Resting for the Jewish community, and for all those who follow the Judaeo-Christian tradition,  is a divine act, an act of worship, an act of renewal and celebration.  This celebration of Sabbath tells me that often there is a deeply human truth hidden in what seems to be a religious belief or ritual. We all need Sabbath times, holidays and holy days to renew and refresh our spirit, to savour and enjoy life. Without these our work will be ineffective and we will be in danger of suffering burn-out or some other illness.  But we also need Sabbath moments—moments when we can be quiet, still the mind and return to the space within us to restore our spirit and get in touch with our inner wisdom. And Buddhism offers a practice for doing just this. Mindfulness, focusing on the present moment is now used by the NHS to help people who are depressed or have a mental illness.

It is something we could all do with practising.

Washing of Feet

From the blog of Sister Isabel Smyth
www.interfaithjourneys.net

Easter weekend and, in the interfaith world, the two great religions of Judaism and Christianity have been celebrating their foundational festivals. Both festivals tell stories of liberation and remember the values and beliefs on which their religion is founded. For Judaism the celebrations take place at home and are focussed on the ritual meal eaten on the first of the eight days of Pesach. The story is about how God intervened in their history to free them from slavery and set them on the way to becoming a people. The refrain throughout the story is “on this night…..” because the memory of this saving act is an eternally present reality.

The Christian celebration of Easter takes place in community – in Churches – and over three days enacts the last days in the life of Jesus, from his last supper with his disciples, to his death as  a common criminal and his resurrection on the third day. It too is a festival of remembrance which makes ever present the possibility of liberation from the slavery of selfishness to a life of love and service.

Because Christianity grew out of Judaism it recalls the liberation of the People of Israel and celebrates God’s presence both in creation and in history.  It goes just that little bit further in that it also celebrates God’s presence in our very humanity and in our very human struggle to live a good and wholesome life. Like Pesach it is a festival of movement and journey from despair to hope, death to life, selfishness to love.  For Christians the story of Jesus’ passage through death to resurrection contains the truth of the continuing power and presence of Jesus and the possibility of new life that’s always a possibility.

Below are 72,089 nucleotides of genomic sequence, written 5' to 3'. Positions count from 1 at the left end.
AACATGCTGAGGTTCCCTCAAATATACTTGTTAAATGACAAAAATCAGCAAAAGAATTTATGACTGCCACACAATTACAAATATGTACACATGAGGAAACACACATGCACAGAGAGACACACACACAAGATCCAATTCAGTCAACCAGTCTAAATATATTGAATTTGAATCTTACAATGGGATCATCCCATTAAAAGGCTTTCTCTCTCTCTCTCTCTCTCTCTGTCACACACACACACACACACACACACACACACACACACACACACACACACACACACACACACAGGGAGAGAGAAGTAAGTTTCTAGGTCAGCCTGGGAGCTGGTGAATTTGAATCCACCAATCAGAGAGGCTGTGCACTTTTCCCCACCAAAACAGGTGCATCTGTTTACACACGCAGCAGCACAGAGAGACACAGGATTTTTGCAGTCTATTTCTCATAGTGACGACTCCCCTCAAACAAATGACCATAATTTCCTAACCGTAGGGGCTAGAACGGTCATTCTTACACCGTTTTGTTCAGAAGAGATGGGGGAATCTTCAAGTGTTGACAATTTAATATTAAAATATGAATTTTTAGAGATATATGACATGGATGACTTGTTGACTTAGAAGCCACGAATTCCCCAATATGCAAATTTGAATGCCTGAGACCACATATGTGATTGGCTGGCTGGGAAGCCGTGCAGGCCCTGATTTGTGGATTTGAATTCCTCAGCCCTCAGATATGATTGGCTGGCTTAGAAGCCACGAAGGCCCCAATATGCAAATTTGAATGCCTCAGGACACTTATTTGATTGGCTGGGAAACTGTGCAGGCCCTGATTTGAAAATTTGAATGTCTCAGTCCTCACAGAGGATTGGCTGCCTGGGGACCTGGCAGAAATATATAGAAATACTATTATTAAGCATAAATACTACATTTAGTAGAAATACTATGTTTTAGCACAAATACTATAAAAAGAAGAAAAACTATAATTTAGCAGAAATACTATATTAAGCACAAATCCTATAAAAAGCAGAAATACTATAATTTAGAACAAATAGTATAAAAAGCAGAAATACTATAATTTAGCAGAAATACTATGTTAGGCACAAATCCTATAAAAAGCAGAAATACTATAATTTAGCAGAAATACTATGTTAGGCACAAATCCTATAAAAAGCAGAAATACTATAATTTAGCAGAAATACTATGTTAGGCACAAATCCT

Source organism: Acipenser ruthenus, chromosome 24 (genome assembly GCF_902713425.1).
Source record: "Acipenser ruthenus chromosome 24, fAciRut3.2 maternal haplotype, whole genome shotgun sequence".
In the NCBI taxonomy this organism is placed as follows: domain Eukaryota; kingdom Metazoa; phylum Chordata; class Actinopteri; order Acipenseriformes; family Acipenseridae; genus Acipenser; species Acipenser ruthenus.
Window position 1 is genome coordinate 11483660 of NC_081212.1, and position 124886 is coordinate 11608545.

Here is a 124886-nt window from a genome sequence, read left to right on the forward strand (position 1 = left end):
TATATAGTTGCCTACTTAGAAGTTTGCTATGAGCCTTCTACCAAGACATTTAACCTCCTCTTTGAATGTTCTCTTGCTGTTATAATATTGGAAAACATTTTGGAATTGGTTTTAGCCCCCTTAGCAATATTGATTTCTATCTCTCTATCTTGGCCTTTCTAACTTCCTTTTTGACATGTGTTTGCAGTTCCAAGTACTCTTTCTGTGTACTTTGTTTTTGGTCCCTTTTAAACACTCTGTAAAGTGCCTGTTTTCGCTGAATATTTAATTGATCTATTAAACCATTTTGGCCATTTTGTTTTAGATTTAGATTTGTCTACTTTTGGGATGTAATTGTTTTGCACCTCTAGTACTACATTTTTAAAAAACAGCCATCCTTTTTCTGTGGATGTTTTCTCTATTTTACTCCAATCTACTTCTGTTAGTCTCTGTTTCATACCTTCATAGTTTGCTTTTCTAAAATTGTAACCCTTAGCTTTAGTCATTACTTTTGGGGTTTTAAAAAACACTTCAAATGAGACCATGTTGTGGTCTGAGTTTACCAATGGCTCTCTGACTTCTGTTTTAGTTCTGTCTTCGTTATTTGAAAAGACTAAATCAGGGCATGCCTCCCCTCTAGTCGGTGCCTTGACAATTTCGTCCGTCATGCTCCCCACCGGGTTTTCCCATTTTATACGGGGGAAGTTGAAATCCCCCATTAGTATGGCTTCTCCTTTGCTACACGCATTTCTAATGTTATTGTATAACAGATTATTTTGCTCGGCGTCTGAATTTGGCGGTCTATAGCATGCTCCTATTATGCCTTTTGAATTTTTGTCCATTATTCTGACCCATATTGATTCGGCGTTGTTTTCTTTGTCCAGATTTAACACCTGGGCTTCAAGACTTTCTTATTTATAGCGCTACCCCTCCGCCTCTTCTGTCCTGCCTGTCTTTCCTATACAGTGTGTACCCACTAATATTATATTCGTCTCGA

Easter isn’t a story about the past but an insight into a truth about the present. Who can doubt that we live in a world that’s in need of redemption?  Surely it’s obvious from the mess we’re making of the environment, from the violence that so characterises our race, from the growth of isolationist politics, from our growing xenophobia etc. etc. The bombings in Sri Lanka, coming at this particular time, bear witness to that fact. But the Easter story tells us that death and destruction don’t have the last word, that things can change, that peace is possible, that new life can come out of old if we pray for it, are open to it, welcome it and work for it. Northern Ireland is an example of that and there are examples in other parts of the world and in our own individual lives if we look for them. This can give us hope.

One of the most moving moments during the Christian celebrations of the last days of Jesus is the washing of the feet. On Holy Thursday the priest presiding at the service washes the feet of 12 members of the congregation to re-enact the washing of the disciples feet by Jesus as they took their last supper together. It was an unusual gesture. Feet were washed on entering a house but never during a meal nor carried out by the master of the household. Peter protested and was told by Jesus that he could have no part with him unless he had his feet washed. It was for Jesus a sign of friendship. Then Jesus said ‘If I your Lord and Teacher, have washed your feet, you also ought to wash one another’s feet. For I have given you an example,  that you should do as I have done to you”.  In this action Jesus changes the order of things – the master has become the servant. There’s a way through the desire to dominate or the fear of being dominated, a way through competition for resources that leaves some overly wealthy and others impoverished, a way through the xenophobia that divides the world into ‘them’ and ‘us’. And that way is service.

A Hannukah and Advent Party

Adapted from the blog of Sister Isabel Smyth.

www.interfaithjourneys.net

Before Christmas the Council of Christians and Jews organised a Hannukah and Advent party. These are festivals of light and have a focus on candles which links the two festivals.